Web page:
victory for rail workers us railroads mandate paid sick leave after intense labour negotiations
The railroads in the US received harsh criticisms last year when they refused to provide paid sick leave for workers during labour negotiations. However, the situation has finally improved due to a recent significant development as the House of Representatives voted to approve a bill to combat a potential rail strike and provide paid sick leaves to workers. Consequently, more than 60% of unionized railroad workers are now covered under the policy granting paid sick leaves. Let’s explore how the railroad workers brought about these historic changes.
In late 2022, labour negotiations highlighted the discontent among railroad workers due to the unavailability of paid sick leaves. The issue quickly garnered public support, pressuring the railroads to deal with the problems the workers and their unions raised urgently. Ian Jeffries, the CEO of the Association of American Railroads, soon acknowledged the importance of the human rights of the workers and said that negotiations were being undertaken to resolve this issue.
The contributions of a few Union officials and members of the Biden administration, like transportation secretary Pete Buttigieg and former labour secretary Marty Walsh, are particularly noteworthy in this aspect. Such officials actively lobbied that being denied paid sick leaves were unjust and such government intervention was beneficial to make the voices of the Union heard at the negotiation table.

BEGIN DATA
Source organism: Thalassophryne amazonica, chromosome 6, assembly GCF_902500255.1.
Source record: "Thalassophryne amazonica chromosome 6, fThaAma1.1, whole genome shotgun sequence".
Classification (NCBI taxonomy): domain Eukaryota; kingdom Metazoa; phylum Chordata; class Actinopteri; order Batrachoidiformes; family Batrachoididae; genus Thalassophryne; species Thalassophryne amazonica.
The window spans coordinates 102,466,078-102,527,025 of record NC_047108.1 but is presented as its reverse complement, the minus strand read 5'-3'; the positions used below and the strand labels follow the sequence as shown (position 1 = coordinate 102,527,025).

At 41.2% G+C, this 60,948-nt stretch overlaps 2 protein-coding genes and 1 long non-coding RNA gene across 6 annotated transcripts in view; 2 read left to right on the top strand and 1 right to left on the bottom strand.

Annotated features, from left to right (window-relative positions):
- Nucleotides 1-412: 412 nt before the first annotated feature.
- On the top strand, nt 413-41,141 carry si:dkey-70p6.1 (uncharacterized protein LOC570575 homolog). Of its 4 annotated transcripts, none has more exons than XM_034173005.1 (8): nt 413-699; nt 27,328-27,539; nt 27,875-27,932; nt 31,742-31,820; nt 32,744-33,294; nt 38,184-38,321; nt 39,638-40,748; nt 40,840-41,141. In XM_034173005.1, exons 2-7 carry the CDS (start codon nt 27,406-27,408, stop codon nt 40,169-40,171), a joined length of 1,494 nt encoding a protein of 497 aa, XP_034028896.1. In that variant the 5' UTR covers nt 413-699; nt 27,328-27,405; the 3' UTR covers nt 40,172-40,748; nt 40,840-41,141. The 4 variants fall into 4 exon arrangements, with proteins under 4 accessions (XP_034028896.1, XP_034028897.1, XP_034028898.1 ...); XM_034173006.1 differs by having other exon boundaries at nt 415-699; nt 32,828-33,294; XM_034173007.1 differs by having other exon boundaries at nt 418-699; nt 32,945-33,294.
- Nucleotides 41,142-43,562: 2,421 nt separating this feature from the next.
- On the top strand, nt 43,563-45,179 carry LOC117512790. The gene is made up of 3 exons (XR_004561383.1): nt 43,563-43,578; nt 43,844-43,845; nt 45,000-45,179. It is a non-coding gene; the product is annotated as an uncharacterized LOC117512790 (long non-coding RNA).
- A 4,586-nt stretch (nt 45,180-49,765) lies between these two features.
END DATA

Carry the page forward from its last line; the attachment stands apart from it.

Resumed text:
The situation grew so intense with the time that the US was close to the possibility of a nationwide railroad strike. To avert this situation, major freight rails companies like CSX, Norfolk Southern, Union Pacific, and BNSF, which collectively employ around 9300 railroad workers, reached individual agreements with their respective unions to grant paid sick leaves. According to these agreements, workers now exercise the right to four paid sick leaves per year and can use three additional paid sick leaves from personal days.
This breakthrough was a welcome move and was considered a significant victory by railroad workers after years of advocating for paid sick leaves. President of the Transportation Communications Union, Artie Maratea, expressed his satisfaction and highlighted the positive impact of political and public pressure to achieve favourable outcomes. Railroad workers no longer have to sacrifice their health and well-being in fear of financial loss.
As of May 24, 2023, over half of all craft employees in the field, representing about 57% of the workforce, are covered under the new paid sick leave policy. Before the implementation of the agreements, railroad workers were not allowed to call in sick on the day of their shift. However, companies like CSX, Norfolk Southern, Union Pacific, and BNSF now enable unionized employees to access paid sick leaves.
This is nothing short of a significant victory for railroad workers in the US who relentlessly fought for this benefit. Public and political pressure was crucial in arriving at this milestone concerning this long-standing issue. Railroad workers have enhanced job security, work-life balance, and general well-being. Collective action goes a long way in workers’ advocacy; this incident is a testament to that.